Option 3 // During some frantic Googling, I came across Thrifty Decor Chick’s wood plank wall. She used packs of ready-to-stain 4″x8′ tongue and groove planks (similar to these). They’re usually used for typical-looking wall paneling, but they look great stained and hung horizontally on the wall. To get the job done, we figured that we’d need 25 packs of planks (each pack comes with 5 planks). In order to get that many packs, we’d have to special order them from Lowe’s and have them delivered to the store. This option would total to around $371.50 plus tax (again, just for the wood). The tongue and groove feature would make it really easy to install, as well. We were just about to pull the trigger and order the 25 packs of planks, but we realized we’d really like the planks to be wider than 4″ for the look we’re going for. So, moving on to the next idea…
Option 4 // Keeping in mind that thickness mattered, a friend of ours suggested fence boards. Hello! Why didn’t we think of this?! They’re about 1/4″ thick, 6″ wide and 12′ long. We went to Lowe’s to check on pricing, and they offered fence boards for $8.50 a board. We’d need 62 boards, so that would total to around $527. Hoping to get a better price, we even asked them if they had any damaged or weathered ones sitting in the back that they couldn’t sell otherwise. No dice.
Option 5 // Determined to get a better price, we went home and searched “fence boards” on Craigslist. Only a few listings came up, but I called the phone number on the listing that caught my eye and talked to an ultra-nice guy named Gregg. I explained our project to him so he’d get a good idea of what we needed, and after a minute or two of calculations, he quoted us $3.50 for each 6″x12′ oak boards, plus $60 for delivery. That’s a total of $277 with delivery! We didn’t even think about how we’d get these boards to the house! I asked him if I could call him back in a few minutes to talk it over with Greg. I ran the specs and price by him and his immediate reaction was, “Um, yes!” Done deal. I called him back, and the lumber is being delivered this weekend. Now we can breathe. Ahhh…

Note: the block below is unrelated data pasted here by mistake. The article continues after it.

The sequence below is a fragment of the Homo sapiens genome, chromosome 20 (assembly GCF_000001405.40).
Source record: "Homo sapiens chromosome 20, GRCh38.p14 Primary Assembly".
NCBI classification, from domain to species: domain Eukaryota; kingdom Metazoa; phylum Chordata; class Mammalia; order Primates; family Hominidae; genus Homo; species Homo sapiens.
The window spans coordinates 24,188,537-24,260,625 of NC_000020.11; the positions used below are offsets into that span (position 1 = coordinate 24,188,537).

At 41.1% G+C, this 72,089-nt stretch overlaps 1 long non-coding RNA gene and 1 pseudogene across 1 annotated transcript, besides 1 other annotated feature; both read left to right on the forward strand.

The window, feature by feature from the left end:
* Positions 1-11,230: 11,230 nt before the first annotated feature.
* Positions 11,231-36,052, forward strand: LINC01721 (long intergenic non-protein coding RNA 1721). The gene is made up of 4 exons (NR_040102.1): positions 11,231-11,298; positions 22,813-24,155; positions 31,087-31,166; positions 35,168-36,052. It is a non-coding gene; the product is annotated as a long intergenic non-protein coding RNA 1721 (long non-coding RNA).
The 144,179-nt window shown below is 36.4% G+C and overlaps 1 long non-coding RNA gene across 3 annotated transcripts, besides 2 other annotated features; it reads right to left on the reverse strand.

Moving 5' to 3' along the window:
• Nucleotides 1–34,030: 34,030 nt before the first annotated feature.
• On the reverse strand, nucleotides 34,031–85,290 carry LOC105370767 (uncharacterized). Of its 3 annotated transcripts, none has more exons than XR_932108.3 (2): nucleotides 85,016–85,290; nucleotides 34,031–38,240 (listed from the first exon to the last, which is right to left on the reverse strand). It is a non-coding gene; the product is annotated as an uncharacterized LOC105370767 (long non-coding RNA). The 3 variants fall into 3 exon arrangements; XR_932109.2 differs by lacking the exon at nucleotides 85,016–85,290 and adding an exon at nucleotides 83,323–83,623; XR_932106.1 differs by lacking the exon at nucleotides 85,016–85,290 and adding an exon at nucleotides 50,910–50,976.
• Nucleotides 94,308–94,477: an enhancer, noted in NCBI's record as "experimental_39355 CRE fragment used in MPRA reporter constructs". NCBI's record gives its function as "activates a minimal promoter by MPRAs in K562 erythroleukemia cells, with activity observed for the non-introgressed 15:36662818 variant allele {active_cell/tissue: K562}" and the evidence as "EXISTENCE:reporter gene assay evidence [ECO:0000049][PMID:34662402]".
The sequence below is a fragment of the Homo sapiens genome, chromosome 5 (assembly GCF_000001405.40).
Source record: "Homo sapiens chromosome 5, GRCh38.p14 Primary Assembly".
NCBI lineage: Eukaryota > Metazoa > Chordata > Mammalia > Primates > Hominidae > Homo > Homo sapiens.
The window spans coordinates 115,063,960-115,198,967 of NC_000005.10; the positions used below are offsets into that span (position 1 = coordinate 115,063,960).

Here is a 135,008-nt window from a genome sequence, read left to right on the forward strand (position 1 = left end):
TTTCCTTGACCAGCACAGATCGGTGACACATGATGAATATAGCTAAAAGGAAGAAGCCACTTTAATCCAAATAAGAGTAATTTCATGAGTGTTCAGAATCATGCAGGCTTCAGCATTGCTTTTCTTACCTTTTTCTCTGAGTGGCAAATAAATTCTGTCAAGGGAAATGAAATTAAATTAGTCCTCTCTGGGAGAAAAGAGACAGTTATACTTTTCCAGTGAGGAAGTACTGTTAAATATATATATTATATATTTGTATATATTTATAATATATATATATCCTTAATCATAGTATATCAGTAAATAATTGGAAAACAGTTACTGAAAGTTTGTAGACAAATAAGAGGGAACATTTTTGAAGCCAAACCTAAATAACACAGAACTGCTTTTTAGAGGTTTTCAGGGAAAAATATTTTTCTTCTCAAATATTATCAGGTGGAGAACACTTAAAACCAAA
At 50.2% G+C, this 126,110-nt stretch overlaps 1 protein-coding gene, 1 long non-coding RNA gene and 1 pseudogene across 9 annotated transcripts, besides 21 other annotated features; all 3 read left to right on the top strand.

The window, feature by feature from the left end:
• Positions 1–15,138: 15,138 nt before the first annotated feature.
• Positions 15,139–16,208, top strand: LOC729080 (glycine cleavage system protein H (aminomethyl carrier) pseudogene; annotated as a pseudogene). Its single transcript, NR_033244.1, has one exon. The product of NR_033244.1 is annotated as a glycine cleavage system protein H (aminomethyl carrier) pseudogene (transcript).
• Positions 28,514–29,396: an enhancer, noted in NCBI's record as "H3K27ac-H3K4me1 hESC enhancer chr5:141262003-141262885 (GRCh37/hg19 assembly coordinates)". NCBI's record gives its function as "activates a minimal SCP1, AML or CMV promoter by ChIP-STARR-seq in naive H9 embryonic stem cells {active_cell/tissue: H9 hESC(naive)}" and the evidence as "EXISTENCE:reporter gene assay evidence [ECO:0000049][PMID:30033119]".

Update: Since we just started removing sheetrock, we realized the support beams actually go the opposite way. No biggie though. All that means is that the planks will be going the other way.
Once the lumber arrives this weekend, here’s what the rest of our to do list for the ceiling looks like…
Measure the ceiling Buy the lumber Remove trim
- Remove light fixtures and repair the boxes
- Add receptacle in the ceiling for patio lights
- Cut boards to needed lengths
- Stain boards
- Rent nail gun
- Chalk support beam placement
- Hang boards
- Hang new light fixtures
- Add finishing trim
As soon as we’re done with these tasks, we’re moving right on to the floor, then quickly onto decorating and finishing touches (finally!). We’re really excited to get this project done. We’ll be one step closer to having a cozy and fun outdoor living area!